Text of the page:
3rd Quarter 2015 Hotline
by Joe A. Hollingsworth, Jr.
Financial literature has become rife with rampant speculation as to when Federal Reserve “lift-off” will occur. “Lift-off” is now popular colloquial reference to the first increase in the Fed Funds rate. Each morsel of economic data or newsworthy event is framed in whether it moves the lift-off forward or backward. Is it June or September? Could it be early 2016?
I, like others, think there is some importance to the date of lift-off. The last tightening cycle started in June of 2004; the commencement of tightening will send a signal to markets about the strength of the recovery and the commitment of the Fed to price stability. No doubt the event and months thereafter will see significant volatility as investors globally readjust to the termination of easy-money paradigms.
However, while lift-off has no doubt been getting all the coverage, the larger question for real estate investors is the speed of the rate rise thereafter. Since 1954, the Fed Funds Rate has averaged 5.04%; today it stands at 0.25%. The lift-off everybody is discussing will only move it 0.50%, which is still just one-tenth of its long-term average. In fact, if the Fed raised the target rate every meeting starting in September, the long-term average wouldn’t be breached until the first meeting of 2018; if it were raised every other meeting, the target rate would not reach its long-term average until early 2020.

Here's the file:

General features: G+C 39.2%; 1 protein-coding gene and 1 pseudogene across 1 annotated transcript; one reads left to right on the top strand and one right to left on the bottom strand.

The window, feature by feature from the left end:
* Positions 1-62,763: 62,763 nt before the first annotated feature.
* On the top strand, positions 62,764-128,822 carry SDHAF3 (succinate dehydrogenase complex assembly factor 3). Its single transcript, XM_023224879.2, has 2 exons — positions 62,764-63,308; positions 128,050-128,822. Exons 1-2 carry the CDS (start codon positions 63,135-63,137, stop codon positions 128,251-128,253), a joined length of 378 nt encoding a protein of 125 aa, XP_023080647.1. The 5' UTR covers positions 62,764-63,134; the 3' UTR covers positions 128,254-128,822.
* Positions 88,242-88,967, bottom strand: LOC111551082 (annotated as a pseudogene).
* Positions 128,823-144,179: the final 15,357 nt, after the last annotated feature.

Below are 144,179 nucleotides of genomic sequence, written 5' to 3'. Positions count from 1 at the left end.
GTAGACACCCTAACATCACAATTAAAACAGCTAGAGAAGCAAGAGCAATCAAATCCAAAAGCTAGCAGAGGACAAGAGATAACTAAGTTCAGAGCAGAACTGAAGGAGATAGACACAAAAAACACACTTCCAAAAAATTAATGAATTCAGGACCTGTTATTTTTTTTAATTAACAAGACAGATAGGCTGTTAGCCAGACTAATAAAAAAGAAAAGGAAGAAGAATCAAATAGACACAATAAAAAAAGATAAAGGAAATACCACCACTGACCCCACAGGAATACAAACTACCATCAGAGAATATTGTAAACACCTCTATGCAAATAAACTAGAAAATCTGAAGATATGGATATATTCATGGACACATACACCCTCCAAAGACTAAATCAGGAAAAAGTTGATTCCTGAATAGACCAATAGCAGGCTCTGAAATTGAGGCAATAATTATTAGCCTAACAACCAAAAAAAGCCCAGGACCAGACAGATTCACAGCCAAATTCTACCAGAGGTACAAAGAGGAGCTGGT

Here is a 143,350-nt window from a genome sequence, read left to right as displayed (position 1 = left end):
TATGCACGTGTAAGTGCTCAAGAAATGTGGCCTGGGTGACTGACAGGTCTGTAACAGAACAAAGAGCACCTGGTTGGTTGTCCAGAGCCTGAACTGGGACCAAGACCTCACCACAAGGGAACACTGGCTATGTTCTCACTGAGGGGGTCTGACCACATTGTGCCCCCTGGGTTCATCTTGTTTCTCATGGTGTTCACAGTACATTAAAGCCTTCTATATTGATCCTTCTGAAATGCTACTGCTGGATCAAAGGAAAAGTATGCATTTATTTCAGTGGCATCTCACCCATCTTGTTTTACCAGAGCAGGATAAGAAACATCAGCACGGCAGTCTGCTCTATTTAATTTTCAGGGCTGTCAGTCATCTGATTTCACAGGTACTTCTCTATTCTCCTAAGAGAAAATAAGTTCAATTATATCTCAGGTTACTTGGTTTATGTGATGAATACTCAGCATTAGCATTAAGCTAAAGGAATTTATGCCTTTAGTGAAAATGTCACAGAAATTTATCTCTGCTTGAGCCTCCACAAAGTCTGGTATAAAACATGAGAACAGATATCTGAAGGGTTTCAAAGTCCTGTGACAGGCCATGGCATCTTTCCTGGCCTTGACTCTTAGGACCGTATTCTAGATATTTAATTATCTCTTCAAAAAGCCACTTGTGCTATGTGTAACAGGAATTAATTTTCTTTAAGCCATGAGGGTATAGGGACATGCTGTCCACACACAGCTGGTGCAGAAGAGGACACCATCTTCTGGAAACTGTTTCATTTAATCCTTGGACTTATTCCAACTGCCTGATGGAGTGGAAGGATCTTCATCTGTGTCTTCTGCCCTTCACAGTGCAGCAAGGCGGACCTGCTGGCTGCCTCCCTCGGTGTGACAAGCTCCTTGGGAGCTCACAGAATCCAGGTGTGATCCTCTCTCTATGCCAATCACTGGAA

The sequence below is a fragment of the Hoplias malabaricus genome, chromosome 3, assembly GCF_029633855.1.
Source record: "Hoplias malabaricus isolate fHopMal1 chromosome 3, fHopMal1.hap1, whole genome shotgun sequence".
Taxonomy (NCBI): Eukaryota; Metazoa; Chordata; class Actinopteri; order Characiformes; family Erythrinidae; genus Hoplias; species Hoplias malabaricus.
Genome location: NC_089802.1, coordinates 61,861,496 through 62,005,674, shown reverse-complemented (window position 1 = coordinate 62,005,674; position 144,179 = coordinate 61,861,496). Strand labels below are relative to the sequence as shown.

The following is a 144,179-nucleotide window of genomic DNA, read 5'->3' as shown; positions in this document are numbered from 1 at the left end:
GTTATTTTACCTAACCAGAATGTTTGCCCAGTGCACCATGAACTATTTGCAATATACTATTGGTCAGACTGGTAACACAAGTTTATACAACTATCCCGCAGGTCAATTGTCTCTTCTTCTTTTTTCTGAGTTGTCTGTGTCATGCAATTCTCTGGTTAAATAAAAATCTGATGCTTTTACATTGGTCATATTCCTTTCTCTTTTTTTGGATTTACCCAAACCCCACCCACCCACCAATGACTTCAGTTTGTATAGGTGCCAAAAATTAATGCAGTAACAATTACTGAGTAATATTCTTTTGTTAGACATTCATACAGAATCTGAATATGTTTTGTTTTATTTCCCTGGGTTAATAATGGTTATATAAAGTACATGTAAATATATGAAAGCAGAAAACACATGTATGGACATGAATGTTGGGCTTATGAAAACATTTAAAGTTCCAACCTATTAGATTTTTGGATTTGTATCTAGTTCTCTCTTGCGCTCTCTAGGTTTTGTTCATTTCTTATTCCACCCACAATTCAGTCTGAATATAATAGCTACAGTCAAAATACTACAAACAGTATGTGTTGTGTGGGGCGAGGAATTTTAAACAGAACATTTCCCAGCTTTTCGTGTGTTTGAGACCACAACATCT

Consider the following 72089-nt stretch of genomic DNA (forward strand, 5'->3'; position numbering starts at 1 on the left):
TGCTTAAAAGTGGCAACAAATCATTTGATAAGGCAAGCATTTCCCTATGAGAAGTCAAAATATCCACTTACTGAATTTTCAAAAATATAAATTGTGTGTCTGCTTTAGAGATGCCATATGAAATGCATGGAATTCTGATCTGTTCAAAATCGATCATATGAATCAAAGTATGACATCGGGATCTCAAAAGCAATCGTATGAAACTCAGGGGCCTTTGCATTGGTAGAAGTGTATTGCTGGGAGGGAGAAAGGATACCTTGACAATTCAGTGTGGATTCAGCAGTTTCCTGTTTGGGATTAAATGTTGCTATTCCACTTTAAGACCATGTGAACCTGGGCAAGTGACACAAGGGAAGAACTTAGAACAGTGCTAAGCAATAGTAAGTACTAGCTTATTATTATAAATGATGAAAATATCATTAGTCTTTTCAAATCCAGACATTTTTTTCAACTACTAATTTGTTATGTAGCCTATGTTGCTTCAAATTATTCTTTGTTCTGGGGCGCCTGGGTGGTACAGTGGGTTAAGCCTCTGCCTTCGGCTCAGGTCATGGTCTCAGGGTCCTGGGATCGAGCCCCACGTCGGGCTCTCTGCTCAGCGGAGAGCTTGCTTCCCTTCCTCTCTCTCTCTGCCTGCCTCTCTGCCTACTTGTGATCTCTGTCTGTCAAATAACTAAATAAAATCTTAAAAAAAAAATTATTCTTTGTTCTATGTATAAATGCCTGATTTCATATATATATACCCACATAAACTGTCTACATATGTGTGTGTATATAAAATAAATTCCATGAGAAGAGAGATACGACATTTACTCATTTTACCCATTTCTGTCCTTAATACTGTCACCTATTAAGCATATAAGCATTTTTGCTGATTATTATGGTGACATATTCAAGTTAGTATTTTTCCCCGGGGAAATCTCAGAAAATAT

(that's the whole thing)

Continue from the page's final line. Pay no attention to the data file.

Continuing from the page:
There are two powerful levers the Fed uses to exert some control over markets: the first is expectations and the second is the absolute level of rates. With all the focus on lift-off, everybody already expects the Fed will raise rates later this year or early next year; that calculation has been built into every model. Whether it happens in September 2015 or March 2016 should make little difference in the long-run; nobody seriously believes it won’t happen in the near term.
The economic growth, cap rates, and other important factors in our collective businesses aren’t that sensitive to whether the rate is 0.25% or 0.50%, but they are sensitive to whether rates are climbing by a steep two percentage points a year or a gradual half a percentage point a year. The former can send the economy backsliding as rates ascend faster than borrowers can absorb or create uncertainty about where the peak is; the other allows the economy to grow stronger into a more normalized environment with less fear about peak rates given how far into future it would occur.
All the attention is being focused on the moment of take off, but, as any pilot would tell you, it’s the rate of ascent that determines whether you clear the treeline.